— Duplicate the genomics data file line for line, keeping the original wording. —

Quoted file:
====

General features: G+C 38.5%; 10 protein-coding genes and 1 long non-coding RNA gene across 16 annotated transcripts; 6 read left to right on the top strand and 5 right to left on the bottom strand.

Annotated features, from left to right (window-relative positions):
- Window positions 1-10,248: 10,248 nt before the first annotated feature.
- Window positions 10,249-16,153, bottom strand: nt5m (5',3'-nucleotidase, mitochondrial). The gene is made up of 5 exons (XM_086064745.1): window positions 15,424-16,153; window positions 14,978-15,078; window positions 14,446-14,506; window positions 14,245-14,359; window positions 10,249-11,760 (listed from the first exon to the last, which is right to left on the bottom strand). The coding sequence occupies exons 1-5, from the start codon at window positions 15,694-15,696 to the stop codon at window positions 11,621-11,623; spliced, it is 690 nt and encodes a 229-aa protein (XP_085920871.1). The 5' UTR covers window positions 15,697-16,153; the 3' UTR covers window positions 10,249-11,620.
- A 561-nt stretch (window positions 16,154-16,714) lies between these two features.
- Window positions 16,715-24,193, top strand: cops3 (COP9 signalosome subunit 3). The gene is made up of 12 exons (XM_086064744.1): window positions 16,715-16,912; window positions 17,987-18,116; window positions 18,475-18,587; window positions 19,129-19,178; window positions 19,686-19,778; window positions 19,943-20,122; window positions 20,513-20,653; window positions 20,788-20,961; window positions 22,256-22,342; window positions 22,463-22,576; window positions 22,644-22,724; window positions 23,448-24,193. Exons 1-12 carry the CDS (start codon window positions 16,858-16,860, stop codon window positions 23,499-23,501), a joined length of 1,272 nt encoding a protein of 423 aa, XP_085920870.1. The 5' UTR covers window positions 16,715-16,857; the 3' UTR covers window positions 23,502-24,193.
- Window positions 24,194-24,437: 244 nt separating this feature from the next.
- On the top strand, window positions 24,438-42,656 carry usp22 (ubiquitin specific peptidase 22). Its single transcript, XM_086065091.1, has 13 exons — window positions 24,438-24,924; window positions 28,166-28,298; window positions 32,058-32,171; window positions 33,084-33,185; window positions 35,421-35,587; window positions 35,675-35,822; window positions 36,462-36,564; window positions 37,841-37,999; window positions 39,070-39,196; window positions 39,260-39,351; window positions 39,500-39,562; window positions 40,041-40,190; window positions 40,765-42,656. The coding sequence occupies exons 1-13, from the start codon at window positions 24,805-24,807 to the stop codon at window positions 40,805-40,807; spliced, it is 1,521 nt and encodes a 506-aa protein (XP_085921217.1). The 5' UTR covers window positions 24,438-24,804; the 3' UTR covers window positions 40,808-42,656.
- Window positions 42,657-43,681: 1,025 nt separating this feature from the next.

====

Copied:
General features: G+C 38.5%; 10 protein-coding genes and 1 long non-coding RNA gene across 16 annotated transcripts; 6 read left to right on the top strand and 5 right to left on the bottom strand.

Annotated features, from left to right (window-relative positions):
- Window positions 1-10,248: 10,248 nt before the first annotated feature.
- Window positions 10,249-16,153, bottom strand: nt5m (5',3'-nucleotidase, mitochondrial). The gene is made up of 5 exons (XM_086064745.1): window positions 15,424-16,153; window positions 14,978-15,078; window positions 14,446-14,506; window positions 14,245-14,359; window positions 10,249-11,760 (listed from the first exon to the last, which is right to left on the bottom strand). The coding sequence occupies exons 1-5, from the start codon at window positions 15,694-15,696 to the stop codon at window positions 11,621-11,623; spliced, it is 690 nt and encodes a 229-aa protein (XP_085920871.1). The 5' UTR covers window positions 15,697-16,153; the 3' UTR covers window positions 10,249-11,620.
- A 561-nt stretch (window positions 16,154-16,714) lies between these two features.
- Window positions 16,715-24,193, top strand: cops3 (COP9 signalosome subunit 3). The gene is made up of 12 exons (XM_086064744.1): window positions 16,715-16,912; window positions 17,987-18,116; window positions 18,475-18,587; window positions 19,129-19,178; window positions 19,686-19,778; window positions 19,943-20,122; window positions 20,513-20,653; window positions 20,788-20,961; window positions 22,256-22,342; window positions 22,463-22,576; window positions 22,644-22,724; window positions 23,448-24,193. Exons 1-12 carry the CDS (start codon window positions 16,858-16,860, stop codon window positions 23,499-23,501), a joined length of 1,272 nt encoding a protein of 423 aa, XP_085920870.1. The 5' UTR covers window positions 16,715-16,857; the 3' UTR covers window positions 23,502-24,193.
- Window positions 24,194-24,437: 244 nt separating this feature from the next.
- On the top strand, window positions 24,438-42,656 carry usp22 (ubiquitin specific peptidase 22). Its single transcript, XM_086065091.1, has 13 exons — window positions 24,438-24,924; window positions 28,166-28,298; window positions 32,058-32,171; window positions 33,084-33,185; window positions 35,421-35,587; window positions 35,675-35,822; window positions 36,462-36,564; window positions 37,841-37,999; window positions 39,070-39,196; window positions 39,260-39,351; window positions 39,500-39,562; window positions 40,041-40,190; window positions 40,765-42,656. The coding sequence occupies exons 1-13, from the start codon at window positions 24,805-24,807 to the stop codon at window positions 40,805-40,807; spliced, it is 1,521 nt and encodes a 506-aa protein (XP_085921217.1). The 5' UTR covers window positions 24,438-24,804; the 3' UTR covers window positions 40,808-42,656.
- Window positions 42,657-43,681: 1,025 nt separating this feature from the next.